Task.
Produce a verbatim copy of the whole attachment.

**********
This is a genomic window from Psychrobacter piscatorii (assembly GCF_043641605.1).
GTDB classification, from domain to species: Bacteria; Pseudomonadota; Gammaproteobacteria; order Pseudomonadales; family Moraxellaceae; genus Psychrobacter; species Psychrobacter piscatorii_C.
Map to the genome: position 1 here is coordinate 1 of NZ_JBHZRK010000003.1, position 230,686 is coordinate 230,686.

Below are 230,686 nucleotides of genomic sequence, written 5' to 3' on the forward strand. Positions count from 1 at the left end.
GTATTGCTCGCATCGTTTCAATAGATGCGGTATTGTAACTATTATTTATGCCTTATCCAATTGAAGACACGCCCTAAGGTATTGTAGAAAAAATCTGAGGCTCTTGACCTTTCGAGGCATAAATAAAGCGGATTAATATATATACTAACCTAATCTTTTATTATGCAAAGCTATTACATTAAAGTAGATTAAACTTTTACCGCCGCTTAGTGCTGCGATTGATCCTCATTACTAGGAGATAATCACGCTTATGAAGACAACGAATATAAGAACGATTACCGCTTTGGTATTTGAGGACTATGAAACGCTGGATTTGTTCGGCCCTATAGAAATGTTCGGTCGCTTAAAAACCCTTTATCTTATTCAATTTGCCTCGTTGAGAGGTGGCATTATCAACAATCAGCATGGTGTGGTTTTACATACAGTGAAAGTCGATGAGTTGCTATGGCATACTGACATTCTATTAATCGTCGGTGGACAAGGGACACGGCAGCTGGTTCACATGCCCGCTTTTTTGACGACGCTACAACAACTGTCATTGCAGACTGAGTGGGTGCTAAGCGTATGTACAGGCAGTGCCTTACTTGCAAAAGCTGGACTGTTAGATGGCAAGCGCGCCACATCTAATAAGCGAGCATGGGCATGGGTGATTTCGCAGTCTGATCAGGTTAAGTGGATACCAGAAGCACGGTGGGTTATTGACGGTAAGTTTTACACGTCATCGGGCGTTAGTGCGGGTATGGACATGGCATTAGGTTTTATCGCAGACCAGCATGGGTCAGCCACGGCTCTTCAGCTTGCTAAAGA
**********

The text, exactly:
This is a genomic window from Psychrobacter piscatorii (assembly GCF_043641605.1).
GTDB classification, from domain to species: Bacteria; Pseudomonadota; Gammaproteobacteria; order Pseudomonadales; family Moraxellaceae; genus Psychrobacter; species Psychrobacter piscatorii_C.
Map to the genome: position 1 here is coordinate 1 of NZ_JBHZRK010000003.1, position 230,686 is coordinate 230,686.

Below are 230,686 nucleotides of genomic sequence, written 5' to 3' on the forward strand. Positions count from 1 at the left end.
GTATTGCTCGCATCGTTTCAATAGATGCGGTATTGTAACTATTATTTATGCCTTATCCAATTGAAGACACGCCCTAAGGTATTGTAGAAAAAATCTGAGGCTCTTGACCTTTCGAGGCATAAATAAAGCGGATTAATATATATACTAACCTAATCTTTTATTATGCAAAGCTATTACATTAAAGTAGATTAAACTTTTACCGCCGCTTAGTGCTGCGATTGATCCTCATTACTAGGAGATAATCACGCTTATGAAGACAACGAATATAAGAACGATTACCGCTTTGGTATTTGAGGACTATGAAACGCTGGATTTGTTCGGCCCTATAGAAATGTTCGGTCGCTTAAAAACCCTTTATCTTATTCAATTTGCCTCGTTGAGAGGTGGCATTATCAACAATCAGCATGGTGTGGTTTTACATACAGTGAAAGTCGATGAGTTGCTATGGCATACTGACATTCTATTAATCGTCGGTGGACAAGGGACACGGCAGCTGGTTCACATGCCCGCTTTTTTGACGACGCTACAACAACTGTCATTGCAGACTGAGTGGGTGCTAAGCGTATGTACAGGCAGTGCCTTACTTGCAAAAGCTGGACTGTTAGATGGCAAGCGCGCCACATCTAATAAGCGAGCATGGGCATGGGTGATTTCGCAGTCTGATCAGGTTAAGTGGATACCAGAAGCACGGTGGGTTATTGACGGTAAGTTTTACACGTCATCGGGCGTTAGTGCGGGTATGGACATGGCATTAGGTTTTATCGCAGACCAGCATGGGTCAGCCACGGCTCTTCAGCTTGCTAAAGA